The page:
Enough is Enough: Helping a Loved One With a Drinking Problem

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Alcoholism is a major problem globally. If you have a friend, spouse, child, or parent struggling with alcoholism, you already know the pain that comes with it. You also know the pain that your loved ones go through when trying to quit alcohol. If you tell someone to stop drinking and abusing alcohol, he or she can only try. Why? It is a disease that affects everyone who is around the drunkard. Once you have noticed that someone has issues controlling his or her addiction, you need to intervene immediately. 

Below is a guide on how to help a person who is struggling with alcoholism.


Accept that alcohol dependence is a problem

Please do not give it rosy names such as a functional alcoholic or other funny names. Call it as is–alcohol addiction. Self-denial for the drinker and his or her victims is a common phenomenon. It only takes two instances of drunkenness to confirm that a person is not in control. Do not try to hide it from other people. Spouses tend to cover it up and they don’t want friends and other people to notice the problem. Among those people around you, one of them could have a similar experience. 

The victim is a patient who is not in control of him or her faculties. If you are not at the forefront of letting the person know that he or she is not in charge, he or she may never realize that they have a problem. 

Confront the issue

Knowing there is a problem is half the battle. The other part that you must complete is to take action. You can start by taking the person to seek help through a clinic, therapist, or straight away to a rehab center. Before you do that, you need to talk to the person and notify them of your actions. Show them the reasons for your decision. Be sure to use constructive criticism because you want them to support your choice. 

It is all about love and care—showing the alcoholic that you care about them is imperative. Prepare yourself in advance for the actual conversation. Most people forget that the discussion might not turn out as planned. 

Someone might think that you are plotting against him or her. Use examples when explaining your decision. For example, you can name incidences of drunkenness, show economic losses, show a potential loss of livelihood, show the effect on children or other dependants, and such events to help the person come back to his senses literally. 

Go for the intervention

Professional intervention is always the best, especially for people who have advanced levels of alcoholism. According to the experts at https://www.home-detox.co.uk/alcohol-withdrawal-treatment-home/ believe that you can also stage a professional intervention at home without involving a rehab center or hospital. Home remedies help the person stay near his or her family for support.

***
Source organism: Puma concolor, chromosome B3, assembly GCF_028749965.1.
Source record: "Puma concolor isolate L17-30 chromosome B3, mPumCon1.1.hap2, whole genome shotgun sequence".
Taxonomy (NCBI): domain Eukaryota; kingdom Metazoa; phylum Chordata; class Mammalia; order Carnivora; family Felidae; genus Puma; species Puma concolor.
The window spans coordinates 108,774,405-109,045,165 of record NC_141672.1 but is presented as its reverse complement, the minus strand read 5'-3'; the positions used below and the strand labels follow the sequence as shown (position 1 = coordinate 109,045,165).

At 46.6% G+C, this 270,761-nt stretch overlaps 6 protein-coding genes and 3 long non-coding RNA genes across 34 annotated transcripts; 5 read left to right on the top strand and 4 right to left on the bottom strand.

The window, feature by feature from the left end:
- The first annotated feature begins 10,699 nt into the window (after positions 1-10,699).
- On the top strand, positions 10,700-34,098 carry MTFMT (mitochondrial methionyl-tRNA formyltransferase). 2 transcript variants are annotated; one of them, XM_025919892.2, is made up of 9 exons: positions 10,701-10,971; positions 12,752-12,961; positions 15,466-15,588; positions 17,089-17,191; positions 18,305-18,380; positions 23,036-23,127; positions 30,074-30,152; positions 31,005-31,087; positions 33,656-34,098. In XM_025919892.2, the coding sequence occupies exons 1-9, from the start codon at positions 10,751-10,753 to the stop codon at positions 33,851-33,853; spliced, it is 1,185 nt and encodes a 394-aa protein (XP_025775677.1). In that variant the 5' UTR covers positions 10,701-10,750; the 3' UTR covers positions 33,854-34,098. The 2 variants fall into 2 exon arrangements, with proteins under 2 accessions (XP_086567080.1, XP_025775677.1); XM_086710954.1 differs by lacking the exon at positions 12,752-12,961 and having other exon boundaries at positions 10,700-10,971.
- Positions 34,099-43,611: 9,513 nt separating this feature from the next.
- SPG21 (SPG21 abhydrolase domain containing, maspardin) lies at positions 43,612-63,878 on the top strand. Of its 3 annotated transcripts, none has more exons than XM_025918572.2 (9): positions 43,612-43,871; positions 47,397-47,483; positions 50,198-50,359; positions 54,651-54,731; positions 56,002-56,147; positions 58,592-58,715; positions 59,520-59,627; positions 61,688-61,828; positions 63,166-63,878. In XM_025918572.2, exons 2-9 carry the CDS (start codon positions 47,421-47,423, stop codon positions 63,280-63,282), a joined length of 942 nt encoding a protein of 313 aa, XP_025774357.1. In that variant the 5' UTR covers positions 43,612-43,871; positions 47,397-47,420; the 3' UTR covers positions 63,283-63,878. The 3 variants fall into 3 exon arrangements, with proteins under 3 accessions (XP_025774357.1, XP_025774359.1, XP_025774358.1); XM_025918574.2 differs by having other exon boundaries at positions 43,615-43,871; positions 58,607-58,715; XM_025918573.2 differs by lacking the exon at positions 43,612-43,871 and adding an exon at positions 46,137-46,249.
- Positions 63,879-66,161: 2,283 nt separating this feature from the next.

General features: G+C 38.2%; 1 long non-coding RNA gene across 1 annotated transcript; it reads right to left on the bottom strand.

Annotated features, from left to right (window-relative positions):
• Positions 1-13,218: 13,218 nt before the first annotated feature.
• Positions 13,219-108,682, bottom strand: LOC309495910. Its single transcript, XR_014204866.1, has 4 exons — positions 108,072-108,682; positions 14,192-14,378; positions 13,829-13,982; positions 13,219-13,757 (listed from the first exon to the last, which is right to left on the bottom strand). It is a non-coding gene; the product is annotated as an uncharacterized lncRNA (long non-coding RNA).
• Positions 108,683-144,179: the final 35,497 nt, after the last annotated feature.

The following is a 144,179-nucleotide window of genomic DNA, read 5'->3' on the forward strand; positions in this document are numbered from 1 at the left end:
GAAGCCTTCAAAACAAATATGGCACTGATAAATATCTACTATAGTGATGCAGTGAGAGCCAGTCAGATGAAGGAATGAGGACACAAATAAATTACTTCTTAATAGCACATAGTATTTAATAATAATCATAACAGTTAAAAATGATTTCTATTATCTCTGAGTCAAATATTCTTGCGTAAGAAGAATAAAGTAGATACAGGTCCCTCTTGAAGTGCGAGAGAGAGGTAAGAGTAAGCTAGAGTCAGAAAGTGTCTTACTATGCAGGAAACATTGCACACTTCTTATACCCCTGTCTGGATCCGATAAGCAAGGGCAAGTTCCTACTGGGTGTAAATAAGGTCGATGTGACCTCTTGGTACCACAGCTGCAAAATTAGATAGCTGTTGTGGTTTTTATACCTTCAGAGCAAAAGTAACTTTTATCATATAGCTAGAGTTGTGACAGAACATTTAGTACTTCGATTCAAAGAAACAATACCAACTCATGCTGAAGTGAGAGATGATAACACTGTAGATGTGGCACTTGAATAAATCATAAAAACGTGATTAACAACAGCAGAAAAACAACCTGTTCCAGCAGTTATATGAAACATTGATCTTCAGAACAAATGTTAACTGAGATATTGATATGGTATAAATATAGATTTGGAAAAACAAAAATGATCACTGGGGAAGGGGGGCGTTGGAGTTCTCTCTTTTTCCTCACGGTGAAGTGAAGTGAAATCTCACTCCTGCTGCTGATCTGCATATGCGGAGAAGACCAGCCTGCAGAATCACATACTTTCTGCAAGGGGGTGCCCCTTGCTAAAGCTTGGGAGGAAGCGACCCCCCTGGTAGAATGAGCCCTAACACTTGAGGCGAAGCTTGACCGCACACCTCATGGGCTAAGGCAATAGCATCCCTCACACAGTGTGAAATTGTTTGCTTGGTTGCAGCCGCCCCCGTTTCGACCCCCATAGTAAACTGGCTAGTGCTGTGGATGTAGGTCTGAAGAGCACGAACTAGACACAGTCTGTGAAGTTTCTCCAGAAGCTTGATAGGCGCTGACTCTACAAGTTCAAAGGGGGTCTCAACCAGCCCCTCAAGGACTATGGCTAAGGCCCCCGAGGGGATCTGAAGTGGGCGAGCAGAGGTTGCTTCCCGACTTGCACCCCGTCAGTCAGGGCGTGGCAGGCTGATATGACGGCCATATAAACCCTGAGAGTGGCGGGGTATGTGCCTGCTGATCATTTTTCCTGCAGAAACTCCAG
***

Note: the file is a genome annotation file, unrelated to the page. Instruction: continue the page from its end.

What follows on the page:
Whichever intervention strategy you use, you must know that the body of the victim will refuse sudden changes causing withdrawal systems. These symptoms range from mild headaches to violent convulsions and hallucinations. 

It would be best if you prepared yourself for this and other occurrences that might make you think of calling an emergency physician. You will need to administer drugs to reduce the effects of the withdrawal systems. Remember, this is a physician’s work, and you should not try it without a prescription. 

Set up supportive networks

If the person continues to hang out with his or her drinking buddies, they will most certainly tempt him to go back to his old ways. The first line of defense to reduce alcohol recidivism is a supportive network. Be the first person to support the alcoholic. Offer to take the person to events so that you can keep them in check.

Ensure that they also enroll in a supportive network such as AA meetings. Whenever there are people around the alcoholic, share his or her problems. Provide a support network of friends and extended family. 

At least, let everyone know that the person is trying to quit alcohol. Those who want to call him to drinking parties will think twice before attempting that.

Alcoholism is a disease that can destroy the life and family of the patient. The best approach is to view addiction as a disease that needs attention. When a person is sick and weak, do you start a conversation about the situation, or do you swing into action right away? Accept that your alcoholic partner, child, parent, or sibling needs professional help. Help them access professional guidance.

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